Don't delay taking action

This recent trade mark opposition decision demonstrates the importance of bringing swift action against a third party operating under a similar mark, especially where no evidence of actual confusion has emerged and where parties co-exist in full knowledge of one another. 

Societe Francaise Des Hotels De Montagne (the "Applicant") sought to register BARON EDMOND DE ROTHSCHILD in class 33 for alcoholic beverages (except beers) and wines in the UK. This application was opposed by Baron Phillipe De Rothschild S.A (the "Opponent") under sections 5(2)(b) (confusingly similar) and 5(3) (reputation/unfair advantage) of the Trade Marks Act 1994, based on its earlier trade mark for BARON PHILLIPE DE ROTHCHILD that covered identical class 33 goods.

Both parties belong to the same family; the Applicant to the French branch, and the Opponent to the English branch and the two branches have always operated economically independently of each other.

Proof of Use

Since the Opponent's trade mark had been registered for over five years, it was required to prove use of its registration. The Opponent claimed that its mark had been used in the UK since 1986 in relation to a variety of wines sold via wine merchants, online retailers and supermarkets. The Hearing Officer considered this evidence demonstrated use of the mark in relation to wines. The Opponent was therefore able to rely on its mark for wines only.

Section 5(2)(b)

For a successful opposition under section 5(2)(b), the Opponent must show that the trade marks are similar and cover identical or similar goods and services; such that there would be a likelihood of confusion between the marks.

The goods covered by the marks were found to be identical. The Hearing Officer carried out a comparison of the trade marks and found that:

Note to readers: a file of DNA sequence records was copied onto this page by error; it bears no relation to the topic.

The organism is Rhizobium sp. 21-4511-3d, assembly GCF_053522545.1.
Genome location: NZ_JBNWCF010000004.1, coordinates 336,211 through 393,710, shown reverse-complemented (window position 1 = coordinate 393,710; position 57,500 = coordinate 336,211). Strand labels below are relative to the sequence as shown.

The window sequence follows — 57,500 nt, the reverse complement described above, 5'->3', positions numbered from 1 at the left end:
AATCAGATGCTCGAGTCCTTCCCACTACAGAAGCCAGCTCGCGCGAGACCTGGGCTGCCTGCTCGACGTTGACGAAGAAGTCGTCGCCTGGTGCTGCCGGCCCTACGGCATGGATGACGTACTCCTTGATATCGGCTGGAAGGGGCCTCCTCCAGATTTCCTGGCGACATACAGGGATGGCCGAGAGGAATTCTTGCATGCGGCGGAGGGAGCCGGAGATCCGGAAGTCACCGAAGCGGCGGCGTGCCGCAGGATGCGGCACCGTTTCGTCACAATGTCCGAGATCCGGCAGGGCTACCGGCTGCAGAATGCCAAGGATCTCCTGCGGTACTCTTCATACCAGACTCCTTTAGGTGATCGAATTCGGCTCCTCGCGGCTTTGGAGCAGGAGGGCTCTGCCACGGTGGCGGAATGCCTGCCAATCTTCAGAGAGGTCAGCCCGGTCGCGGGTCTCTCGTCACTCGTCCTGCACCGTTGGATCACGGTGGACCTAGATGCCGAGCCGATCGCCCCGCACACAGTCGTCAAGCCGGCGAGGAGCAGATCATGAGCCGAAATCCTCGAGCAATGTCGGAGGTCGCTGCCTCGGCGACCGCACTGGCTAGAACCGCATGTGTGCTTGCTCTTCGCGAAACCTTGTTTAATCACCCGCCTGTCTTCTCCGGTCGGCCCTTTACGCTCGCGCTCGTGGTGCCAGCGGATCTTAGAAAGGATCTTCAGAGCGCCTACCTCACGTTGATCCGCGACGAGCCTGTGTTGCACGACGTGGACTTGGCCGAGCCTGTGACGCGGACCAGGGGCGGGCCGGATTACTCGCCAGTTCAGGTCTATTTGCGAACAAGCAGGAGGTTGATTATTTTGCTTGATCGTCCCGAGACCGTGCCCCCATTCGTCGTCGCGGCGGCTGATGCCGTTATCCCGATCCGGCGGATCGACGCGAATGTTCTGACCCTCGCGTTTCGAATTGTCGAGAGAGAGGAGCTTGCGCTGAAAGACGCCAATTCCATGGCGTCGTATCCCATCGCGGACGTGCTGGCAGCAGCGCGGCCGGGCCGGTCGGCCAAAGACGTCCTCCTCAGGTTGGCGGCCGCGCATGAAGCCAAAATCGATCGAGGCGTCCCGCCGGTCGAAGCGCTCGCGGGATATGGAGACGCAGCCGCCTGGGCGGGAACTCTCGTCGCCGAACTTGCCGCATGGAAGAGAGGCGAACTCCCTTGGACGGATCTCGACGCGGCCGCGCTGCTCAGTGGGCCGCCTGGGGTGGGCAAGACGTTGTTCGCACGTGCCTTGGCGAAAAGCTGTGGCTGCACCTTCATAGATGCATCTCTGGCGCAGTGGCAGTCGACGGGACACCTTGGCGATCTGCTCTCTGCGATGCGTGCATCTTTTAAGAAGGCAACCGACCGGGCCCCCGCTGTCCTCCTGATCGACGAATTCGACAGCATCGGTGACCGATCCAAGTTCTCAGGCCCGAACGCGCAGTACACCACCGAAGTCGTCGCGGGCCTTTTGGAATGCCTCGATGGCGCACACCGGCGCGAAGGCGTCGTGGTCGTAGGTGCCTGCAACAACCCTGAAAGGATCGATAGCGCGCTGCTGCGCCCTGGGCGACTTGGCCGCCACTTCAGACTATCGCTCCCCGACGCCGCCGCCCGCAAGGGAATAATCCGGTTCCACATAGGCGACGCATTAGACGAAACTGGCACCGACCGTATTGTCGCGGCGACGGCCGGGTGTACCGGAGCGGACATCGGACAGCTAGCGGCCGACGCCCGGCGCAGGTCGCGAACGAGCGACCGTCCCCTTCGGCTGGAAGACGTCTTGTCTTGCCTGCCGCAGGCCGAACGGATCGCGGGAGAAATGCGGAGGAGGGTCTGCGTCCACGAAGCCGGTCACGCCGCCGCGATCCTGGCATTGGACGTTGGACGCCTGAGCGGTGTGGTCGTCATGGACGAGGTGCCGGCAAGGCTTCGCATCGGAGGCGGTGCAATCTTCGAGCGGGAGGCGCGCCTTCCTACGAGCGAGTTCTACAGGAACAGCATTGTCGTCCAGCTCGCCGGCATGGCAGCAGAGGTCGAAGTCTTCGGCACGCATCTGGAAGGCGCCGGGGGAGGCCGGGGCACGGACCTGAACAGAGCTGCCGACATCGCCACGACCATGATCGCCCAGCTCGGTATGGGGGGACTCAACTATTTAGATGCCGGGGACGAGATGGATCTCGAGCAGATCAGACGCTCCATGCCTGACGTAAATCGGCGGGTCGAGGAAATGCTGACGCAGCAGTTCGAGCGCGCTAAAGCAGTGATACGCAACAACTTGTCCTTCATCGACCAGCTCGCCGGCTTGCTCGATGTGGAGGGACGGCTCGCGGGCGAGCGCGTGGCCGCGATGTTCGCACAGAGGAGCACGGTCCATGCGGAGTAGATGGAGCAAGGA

• Visually – the only point of difference in each mark was the second word (EDMOND and PHILLIPE) and, therefore, the marks were considered to have a visual similarity pitched between a medium and high degree.
  • Aurally – the only point of difference between the marks was the second word and, therefore, they had an aural similarity pitched between a medium and high degree.
  • Conceptually – both marks were found to convey the image of an individual with the surname DE ROTHSCHILD who holds the rank of BARON. As such the marks were found to be similar to a high degree.

The Hearing Officer considered the Opponent's mark to be inherently distinctive - DE ROTHSCHILD is an unusual surname in the UK, as is the rank of Baron. Considering the evidence filed by the Opponent, no enhanced distinctiveness was found. The Opponent's sales figures, although not insignificant at around €400,000 per year, did not show a particularly extensive market share of what is a significant market for wine in the UK.

The Hearing Officer noted the parties had traded side by side for a number of years and, although not a requirement of a successful opposition, the Opponent had not provided any proof of actual confusion in the marketplace. A lack of actual confusion in the marketplace was found to be a relevant factor pointing towards no likelihood of confusion. The similarity between the marks and the identity of the goods were factors in favour of the Opponent; however, the Hearing Officer found that these were countered by the lack of evidence of actual confusion. Consequently, no direct or indirect confusion was found.

Section 5(3)

The opposition also failed under section 5(3). The Hearing Officer found that the Opponent did not have a significant market share in the UK and had provided no information about marketing expenditure. Therefore, it did not have the requisite reputation at the relevant date.

The Hearing Officer noted that even if reputation could be established, the honest concurrent use of the marks would mean that no unfair advantage or detriment to reputation would be established (see below).

Honest Concurrent Use

Honest concurrent use can be established where two entities have co-existed for a sufficient period and, in that time, the parties honestly used the same or similar marks in a way that indicates that any confusion is tolerated. Therefore, both the Applicant and the Opponent's use of their marks must be considered.

In this case, the Hearing Officer found there had been a relative substantial and longstanding use of the Applicant's mark in the UK in relation to wine since at least 2016. This use had been concurrent with the Opponent's use of its mark in relation to wine, including through some of the same distributors and retailers.

This case highlights the risks in allowing a potentially confusingly similar mark to operate within the same market without taking action. It is always best to take early action where you can.

Charlene Nelson, Chartered Trade Mark Attorney